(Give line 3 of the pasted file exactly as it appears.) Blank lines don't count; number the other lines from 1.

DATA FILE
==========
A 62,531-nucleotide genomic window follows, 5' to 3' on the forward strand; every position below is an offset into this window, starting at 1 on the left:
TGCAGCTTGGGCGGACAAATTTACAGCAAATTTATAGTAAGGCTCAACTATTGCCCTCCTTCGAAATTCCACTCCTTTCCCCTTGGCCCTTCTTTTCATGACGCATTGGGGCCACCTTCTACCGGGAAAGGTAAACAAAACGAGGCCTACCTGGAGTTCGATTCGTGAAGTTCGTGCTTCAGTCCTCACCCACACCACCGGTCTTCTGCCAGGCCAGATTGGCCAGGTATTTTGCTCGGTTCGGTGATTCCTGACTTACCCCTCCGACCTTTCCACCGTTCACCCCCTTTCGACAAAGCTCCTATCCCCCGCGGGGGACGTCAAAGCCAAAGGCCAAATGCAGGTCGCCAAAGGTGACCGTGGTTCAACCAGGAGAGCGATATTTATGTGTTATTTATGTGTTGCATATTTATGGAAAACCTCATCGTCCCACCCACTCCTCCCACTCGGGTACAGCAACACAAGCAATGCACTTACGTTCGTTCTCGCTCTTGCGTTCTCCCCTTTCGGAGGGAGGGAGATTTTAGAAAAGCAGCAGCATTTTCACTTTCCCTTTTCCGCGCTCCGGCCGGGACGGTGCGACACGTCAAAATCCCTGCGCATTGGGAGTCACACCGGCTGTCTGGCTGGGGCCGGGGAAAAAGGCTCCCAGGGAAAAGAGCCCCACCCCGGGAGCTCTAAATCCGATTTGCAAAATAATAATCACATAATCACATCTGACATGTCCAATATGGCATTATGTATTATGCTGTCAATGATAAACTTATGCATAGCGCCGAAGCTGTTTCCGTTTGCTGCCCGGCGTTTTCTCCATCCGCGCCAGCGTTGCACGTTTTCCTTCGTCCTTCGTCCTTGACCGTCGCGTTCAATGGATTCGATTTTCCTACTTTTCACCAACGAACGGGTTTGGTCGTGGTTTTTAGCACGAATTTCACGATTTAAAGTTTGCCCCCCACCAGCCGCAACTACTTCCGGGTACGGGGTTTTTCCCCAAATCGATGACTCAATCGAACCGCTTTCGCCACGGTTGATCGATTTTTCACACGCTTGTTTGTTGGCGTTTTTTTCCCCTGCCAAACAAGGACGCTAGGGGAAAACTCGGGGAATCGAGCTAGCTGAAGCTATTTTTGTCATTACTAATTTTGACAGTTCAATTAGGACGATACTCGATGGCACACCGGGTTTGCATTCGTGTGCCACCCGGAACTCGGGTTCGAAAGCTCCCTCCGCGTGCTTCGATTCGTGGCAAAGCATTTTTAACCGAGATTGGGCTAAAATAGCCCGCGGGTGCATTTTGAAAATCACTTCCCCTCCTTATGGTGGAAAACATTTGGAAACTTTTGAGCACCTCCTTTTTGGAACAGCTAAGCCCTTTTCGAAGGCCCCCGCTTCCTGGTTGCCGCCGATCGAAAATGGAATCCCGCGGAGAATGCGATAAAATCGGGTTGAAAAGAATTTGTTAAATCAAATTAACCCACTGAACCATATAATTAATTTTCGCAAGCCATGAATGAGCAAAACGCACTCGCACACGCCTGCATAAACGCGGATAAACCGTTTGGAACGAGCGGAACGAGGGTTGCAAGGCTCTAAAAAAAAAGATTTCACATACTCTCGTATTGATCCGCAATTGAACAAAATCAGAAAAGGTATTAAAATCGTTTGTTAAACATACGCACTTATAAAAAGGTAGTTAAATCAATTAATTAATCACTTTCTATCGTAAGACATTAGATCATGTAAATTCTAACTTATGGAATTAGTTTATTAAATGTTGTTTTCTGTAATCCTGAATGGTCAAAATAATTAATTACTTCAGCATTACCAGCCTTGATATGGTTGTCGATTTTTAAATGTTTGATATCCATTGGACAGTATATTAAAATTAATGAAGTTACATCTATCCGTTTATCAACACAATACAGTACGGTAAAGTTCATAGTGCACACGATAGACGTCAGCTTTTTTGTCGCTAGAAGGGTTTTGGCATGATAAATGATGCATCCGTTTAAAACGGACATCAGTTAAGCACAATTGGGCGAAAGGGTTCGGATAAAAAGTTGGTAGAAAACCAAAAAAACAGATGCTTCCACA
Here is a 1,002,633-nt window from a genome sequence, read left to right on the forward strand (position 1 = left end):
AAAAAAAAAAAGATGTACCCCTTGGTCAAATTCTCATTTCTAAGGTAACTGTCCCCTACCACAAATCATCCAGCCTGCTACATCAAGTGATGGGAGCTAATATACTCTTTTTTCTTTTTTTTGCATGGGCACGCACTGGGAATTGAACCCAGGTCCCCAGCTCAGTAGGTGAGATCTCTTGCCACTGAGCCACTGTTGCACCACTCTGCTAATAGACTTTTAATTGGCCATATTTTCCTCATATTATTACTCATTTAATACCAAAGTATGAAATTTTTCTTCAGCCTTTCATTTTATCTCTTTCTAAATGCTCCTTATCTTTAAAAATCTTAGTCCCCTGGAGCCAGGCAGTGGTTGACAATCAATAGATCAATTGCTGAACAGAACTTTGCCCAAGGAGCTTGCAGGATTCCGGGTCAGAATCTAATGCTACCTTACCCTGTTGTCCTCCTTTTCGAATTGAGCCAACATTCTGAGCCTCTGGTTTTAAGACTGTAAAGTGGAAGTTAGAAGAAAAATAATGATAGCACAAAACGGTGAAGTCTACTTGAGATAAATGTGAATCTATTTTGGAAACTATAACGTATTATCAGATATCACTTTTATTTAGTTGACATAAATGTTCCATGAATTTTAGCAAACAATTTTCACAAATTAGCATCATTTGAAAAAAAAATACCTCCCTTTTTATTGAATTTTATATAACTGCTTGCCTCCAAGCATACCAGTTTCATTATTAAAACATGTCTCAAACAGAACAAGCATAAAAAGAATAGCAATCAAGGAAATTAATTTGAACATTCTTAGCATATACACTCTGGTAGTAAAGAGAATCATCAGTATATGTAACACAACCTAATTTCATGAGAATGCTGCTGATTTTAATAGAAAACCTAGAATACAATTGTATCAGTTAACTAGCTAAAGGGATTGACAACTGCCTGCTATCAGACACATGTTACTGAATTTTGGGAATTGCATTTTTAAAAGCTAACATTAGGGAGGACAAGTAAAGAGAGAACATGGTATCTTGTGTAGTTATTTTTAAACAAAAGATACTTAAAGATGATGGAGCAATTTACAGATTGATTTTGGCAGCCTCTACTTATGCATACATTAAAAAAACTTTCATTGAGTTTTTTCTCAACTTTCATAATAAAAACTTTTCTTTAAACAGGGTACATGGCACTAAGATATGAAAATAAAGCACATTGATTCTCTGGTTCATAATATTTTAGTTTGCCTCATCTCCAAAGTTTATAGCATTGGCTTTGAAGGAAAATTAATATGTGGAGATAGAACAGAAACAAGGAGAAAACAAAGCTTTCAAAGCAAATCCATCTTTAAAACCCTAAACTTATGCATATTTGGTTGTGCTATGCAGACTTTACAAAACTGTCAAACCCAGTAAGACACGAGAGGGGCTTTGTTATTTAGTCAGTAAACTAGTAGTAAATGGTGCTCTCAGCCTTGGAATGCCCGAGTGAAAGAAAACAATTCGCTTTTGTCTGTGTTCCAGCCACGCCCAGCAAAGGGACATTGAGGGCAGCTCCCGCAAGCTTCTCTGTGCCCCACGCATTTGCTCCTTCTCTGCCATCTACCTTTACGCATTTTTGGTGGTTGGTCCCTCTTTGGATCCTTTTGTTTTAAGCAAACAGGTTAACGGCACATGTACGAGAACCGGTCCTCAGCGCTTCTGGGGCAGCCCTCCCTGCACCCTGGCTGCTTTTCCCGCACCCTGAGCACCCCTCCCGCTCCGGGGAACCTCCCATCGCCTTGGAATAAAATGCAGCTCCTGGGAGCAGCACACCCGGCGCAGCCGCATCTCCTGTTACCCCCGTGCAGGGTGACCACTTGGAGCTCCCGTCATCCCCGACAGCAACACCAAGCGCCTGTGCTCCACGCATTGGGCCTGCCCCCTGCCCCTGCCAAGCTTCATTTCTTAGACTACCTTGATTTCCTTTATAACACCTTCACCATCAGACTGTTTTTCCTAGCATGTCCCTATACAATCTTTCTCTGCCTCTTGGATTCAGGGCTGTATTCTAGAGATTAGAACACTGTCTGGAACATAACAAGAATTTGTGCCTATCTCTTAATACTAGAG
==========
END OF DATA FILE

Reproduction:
Here is a 1,002,633-nt window from a genome sequence, read left to right on the forward strand (position 1 = left end):